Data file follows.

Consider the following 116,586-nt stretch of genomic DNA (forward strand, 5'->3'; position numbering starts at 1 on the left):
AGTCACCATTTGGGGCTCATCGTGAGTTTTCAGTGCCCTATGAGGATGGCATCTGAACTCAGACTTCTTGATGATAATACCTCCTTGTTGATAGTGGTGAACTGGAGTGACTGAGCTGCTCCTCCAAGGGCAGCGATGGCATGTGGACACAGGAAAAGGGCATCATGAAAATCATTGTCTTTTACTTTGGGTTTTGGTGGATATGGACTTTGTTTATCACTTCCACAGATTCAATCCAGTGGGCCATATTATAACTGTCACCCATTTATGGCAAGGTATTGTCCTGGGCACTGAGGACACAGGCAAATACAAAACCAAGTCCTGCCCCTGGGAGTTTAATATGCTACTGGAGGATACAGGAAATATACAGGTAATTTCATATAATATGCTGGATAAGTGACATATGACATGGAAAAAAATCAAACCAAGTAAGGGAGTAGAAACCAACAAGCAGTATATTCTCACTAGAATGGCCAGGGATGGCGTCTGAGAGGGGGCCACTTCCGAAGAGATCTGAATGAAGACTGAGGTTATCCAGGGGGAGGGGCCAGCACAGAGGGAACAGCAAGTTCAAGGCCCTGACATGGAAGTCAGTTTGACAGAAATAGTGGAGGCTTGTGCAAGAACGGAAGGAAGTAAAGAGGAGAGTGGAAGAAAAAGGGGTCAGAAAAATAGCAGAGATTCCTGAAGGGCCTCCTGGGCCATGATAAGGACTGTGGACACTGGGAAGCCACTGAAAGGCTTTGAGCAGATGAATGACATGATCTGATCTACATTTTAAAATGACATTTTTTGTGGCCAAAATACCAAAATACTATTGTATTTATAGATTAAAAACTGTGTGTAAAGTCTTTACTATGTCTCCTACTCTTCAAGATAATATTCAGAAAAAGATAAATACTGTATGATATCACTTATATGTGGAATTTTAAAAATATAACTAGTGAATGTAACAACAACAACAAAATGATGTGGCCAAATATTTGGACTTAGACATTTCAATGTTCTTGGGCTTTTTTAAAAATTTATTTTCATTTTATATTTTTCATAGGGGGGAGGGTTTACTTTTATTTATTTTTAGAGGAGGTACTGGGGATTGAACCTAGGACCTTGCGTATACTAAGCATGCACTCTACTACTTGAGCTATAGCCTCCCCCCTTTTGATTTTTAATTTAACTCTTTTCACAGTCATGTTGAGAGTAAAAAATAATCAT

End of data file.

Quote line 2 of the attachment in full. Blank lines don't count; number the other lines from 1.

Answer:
AGTCACCATTTGGGGCTCATCGTGAGTTTTCAGTGCCCTATGAGGATGGCATCTGAACTCAGACTTCTTGATGATAATACCTCCTTGTTGATAGTGGTGAACTGGAGTGACTGAGCTGCTCCTCCAAGGGCAGCGATGGCATGTGGACACAGGAAAAGGGCATCATGAAAATCATTGTCTTTTACTTTGGGTTTTGGTGGATATGGACTTTGTTTATCACTTCCACAGATTCAATCCAGTGGGCCATATTATAACTGTCACCCATTTATGGCAAGGTATTGTCCTGGGCACTGAGGACACAGGCAAATACAAAACCAAGTCCTGCCCCTGGGAGTTTAATATGCTACTGGAGGATACAGGAAATATACAGGTAATTTCATATAATATGCTGGATAAGTGACATATGACATGGAAAAAAATCAAACCAAGTAAGGGAGTAGAAACCAACAAGCAGTATATTCTCACTAGAATGGCCAGGGATGGCGTCTGAGAGGGGGCCACTTCCGAAGAGATCTGAATGAAGACTGAGGTTATCCAGGGGGAGGGGCCAGCACAGAGGGAACAGCAAGTTCAAGGCCCTGACATGGAAGTCAGTTTGACAGAAATAGTGGAGGCTTGTGCAAGAACGGAAGGAAGTAAAGAGGAGAGTGGAAGAAAAAGGGGTCAGAAAAATAGCAGAGATTCCTGAAGGGCCTCCTGGGCCATGATAAGGACTGTGGACACTGGGAAGCCACTGAAAGGCTTTGAGCAGATGAATGACATGATCTGATCTACATTTTAAAATGACATTTTTTGTGGCCAAAATACCAAAATACTATTGTATTTATAGATTAAAAACTGTGTGTAAAGTCTTTACTATGTCTCCTACTCTTCAAGATAATATTCAGAAAAAGATAAATACTGTATGATATCACTTATATGTGGAATTTTAAAAATATAACTAGTGAATGTAACAACAACAACAAAATGATGTGGCCAAATATTTGGACTTAGACATTTCAATGTTCTTGGGCTTTTTTAAAAATTTATTTTCATTTTATATTTTTCATAGGGGGGAGGGTTTACTTTTATTTATTTTTAGAGGAGGTACTGGGGATTGAACCTAGGACCTTGCGTATACTAAGCATGCACTCTACTACTTGAGCTATAGCCTCCCCCCTTTTGATTTTTAATTTAACTCTTTTCACAGTCATGTTGAGAGTAAAAAATAATCAT